Marco: There are obvious elements that are tempting for a young, possibly not so matured individual to make the jump. The money you can earn as a pro in Europe can be a great target for a guy with a difficult childhood financially. At the same time, there are players that do not have any economic problems and simply want to try a new experience. This jump is surely intensive, and different from the classic way of development. I think a player like Brandon Jennings is playing right now because of his success and different knowledge of basketball systems he acquired by playing a year in Europe. However, there is no doubt that an academic education and the unique NCAA experience is truly mind constructive, and a humble approach for a career as a professional.
AA: What are some tips that you can give to an American player who has decided to pursue their professional career in Europe?
Marco: Be humble, and be able to listen to veteran players. High school and collegiate basketball in American is much different from European basketball, much like American football vs. rugby. So don't expect to be a starter immediately, or get a certain number of minutes or statistics. A European basketball team is a system, not an individual focused team.
AA: What sort of resources does Junior Casale provide to foreign players when they arrive in Europe to help them become acclimated and make the transition?
Marco: Junior Casale, like almost all the professional teams in Europe, provides American players an immediate house accommodation, a car, a phone, internet, and all the comforts the player can desire because the only thoughts of a professional player must be to practice or play in the game, not practical problems, which are immediately solved by JC staff. All of our staff can speak fluent English, which is an example of all the resources the club tries to give to the players to let him feel a professional family feeling.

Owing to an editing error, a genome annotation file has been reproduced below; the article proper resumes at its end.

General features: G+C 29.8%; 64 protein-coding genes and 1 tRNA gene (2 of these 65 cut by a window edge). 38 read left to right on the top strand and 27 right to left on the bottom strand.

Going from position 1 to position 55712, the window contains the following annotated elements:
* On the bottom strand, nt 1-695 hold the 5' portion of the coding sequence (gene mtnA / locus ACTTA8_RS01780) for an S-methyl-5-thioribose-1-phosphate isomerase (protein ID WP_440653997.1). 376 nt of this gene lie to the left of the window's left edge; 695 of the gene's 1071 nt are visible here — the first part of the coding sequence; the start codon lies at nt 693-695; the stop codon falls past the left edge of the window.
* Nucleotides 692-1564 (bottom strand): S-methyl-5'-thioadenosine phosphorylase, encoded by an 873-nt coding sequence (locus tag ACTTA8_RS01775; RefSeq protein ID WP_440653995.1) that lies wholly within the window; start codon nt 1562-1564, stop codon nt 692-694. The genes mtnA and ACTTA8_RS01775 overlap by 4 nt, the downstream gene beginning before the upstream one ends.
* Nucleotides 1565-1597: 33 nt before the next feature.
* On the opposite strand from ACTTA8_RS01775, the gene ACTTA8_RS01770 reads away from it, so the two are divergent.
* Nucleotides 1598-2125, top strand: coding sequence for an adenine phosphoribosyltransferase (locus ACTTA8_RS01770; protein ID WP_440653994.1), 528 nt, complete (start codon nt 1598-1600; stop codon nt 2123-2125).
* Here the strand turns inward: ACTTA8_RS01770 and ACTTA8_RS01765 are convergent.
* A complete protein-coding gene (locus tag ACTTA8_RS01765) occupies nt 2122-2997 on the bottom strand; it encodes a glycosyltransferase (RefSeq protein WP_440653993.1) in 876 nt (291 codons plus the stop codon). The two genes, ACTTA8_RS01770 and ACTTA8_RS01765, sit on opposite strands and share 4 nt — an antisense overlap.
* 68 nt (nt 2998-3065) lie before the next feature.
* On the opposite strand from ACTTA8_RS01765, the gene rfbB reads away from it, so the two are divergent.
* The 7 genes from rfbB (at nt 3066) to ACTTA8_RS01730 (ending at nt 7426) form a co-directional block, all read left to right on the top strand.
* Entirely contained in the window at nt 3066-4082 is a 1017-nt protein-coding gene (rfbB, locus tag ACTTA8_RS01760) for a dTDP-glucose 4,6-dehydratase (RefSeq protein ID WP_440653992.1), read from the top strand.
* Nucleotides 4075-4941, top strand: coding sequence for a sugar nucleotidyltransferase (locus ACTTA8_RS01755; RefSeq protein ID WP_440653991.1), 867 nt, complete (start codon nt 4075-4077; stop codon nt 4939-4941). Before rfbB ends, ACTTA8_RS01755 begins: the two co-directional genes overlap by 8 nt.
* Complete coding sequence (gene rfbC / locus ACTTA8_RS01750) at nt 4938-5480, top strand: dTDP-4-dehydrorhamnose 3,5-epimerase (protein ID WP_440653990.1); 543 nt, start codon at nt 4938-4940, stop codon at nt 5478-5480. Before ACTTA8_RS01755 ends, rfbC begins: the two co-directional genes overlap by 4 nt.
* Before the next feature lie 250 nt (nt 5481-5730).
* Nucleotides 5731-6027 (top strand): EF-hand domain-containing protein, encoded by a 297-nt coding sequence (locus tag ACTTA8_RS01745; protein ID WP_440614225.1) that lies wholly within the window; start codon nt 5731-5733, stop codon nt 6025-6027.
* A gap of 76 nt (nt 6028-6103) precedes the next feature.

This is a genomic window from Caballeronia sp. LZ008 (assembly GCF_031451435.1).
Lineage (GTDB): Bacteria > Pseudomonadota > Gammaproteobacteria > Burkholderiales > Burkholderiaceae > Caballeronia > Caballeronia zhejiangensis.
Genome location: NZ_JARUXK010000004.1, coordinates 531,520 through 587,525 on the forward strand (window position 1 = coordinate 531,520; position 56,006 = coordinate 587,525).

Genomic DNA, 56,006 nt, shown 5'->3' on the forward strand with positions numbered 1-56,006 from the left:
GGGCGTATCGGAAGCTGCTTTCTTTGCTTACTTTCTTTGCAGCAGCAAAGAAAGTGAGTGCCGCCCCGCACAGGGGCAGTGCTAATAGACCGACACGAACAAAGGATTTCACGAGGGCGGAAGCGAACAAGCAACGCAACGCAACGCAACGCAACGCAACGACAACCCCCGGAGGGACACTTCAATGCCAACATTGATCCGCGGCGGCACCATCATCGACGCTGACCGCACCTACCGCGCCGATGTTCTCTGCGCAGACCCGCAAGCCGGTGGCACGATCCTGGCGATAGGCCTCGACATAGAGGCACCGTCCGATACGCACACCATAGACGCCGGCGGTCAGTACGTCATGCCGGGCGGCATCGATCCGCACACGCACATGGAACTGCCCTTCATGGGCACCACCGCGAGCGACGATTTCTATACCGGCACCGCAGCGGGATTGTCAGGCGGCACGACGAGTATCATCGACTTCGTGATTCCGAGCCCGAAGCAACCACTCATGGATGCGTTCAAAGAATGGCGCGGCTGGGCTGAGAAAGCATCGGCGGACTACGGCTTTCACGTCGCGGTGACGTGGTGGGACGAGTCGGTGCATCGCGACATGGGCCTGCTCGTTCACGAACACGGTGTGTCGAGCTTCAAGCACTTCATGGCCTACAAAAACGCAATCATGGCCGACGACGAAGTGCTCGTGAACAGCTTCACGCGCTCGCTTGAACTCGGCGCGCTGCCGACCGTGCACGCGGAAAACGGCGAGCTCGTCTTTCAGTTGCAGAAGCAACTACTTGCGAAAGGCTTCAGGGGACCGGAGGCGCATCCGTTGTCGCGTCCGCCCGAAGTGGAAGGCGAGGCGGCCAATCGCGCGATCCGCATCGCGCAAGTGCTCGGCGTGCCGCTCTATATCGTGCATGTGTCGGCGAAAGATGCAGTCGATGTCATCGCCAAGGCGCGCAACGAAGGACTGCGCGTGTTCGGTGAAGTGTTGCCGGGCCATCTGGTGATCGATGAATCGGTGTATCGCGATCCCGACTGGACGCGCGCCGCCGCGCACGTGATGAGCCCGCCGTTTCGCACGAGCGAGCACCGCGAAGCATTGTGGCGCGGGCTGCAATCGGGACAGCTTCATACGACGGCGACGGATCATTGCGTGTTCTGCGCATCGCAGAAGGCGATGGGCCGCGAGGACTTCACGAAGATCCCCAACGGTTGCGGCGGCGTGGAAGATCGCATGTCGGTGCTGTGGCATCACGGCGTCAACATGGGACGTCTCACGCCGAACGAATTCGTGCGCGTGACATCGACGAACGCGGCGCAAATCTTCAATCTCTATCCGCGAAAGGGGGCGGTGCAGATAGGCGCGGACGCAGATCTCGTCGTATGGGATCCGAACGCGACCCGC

AA: Give us some insight into the process of scouting American basketball players. What are some of the biggest factors you look at both in terms of on the court, and off the court?
Marco: Considering the limited number of American players a team can contract (it depends between countries, in Italy next year three in Serie A, and two in LegAdue), they ought to be top players for the league level. I personally like talented players who can be part of a system, not a one-man show. The ability to play basketball in collaboration with teammates is the main aspect I observe. This feature means that also the body language and the personality are important technical skills JC looks for.
AA: Once you have targeted certain American players as viable prospects, how does the recruitment process unfold in attempting to woo the player to Junior Casale?
Marco: During the season I work on a personal database, which is composed of hundreds of players playing all over the world (there are American guys playing from China to Brazil, throughout Europe, and Australia). From there, I reduce the number of players into a group, personally rank them, and give the rankings to our head coach and director of basketball operations Marco Crespi, and the sports director Gianluca Petronio. So I definitely have to be sort of like a living wikipedia about basketball players and our league! There are obvious events in the U.S. that have immense importance such as the D-League showcase and the NBA summer leagues in Las Vegas in July.
AA: In your experience, do you find that Americans playing in Europe tend to jump around a lot from team to team, country to country?
Marco: In the open market we have here in Europe, it gives the possibility to adjust from team to team during the season, which is a problem to build up a consistent team identity. Anyway there are different levels of competition between different leagues in Europe, so from the lowest to Euroleague (to understand the system, Euroleague is comparable to the NCAA tournament, a reward for the excellence of a team), there is the possibility to step up or down from year to year. For example, in the last three years, Junior Casale and our coach Marco Crespi, sent the team from legAdue to Euroleague, which featured two players such as Taquan Dean (formerly of the Louisville Cardinals) and Zabian Dowdell (formerly of Virginia Tech). Both players ended up playing for the Phoenix Suns in the summer league, and are now top players in Europe thanks to their work ethic and talent.
On behalf of Access Athletes, we would like to thank Marco De Benedetto for taking time out of his busy schedule to participate in this interview.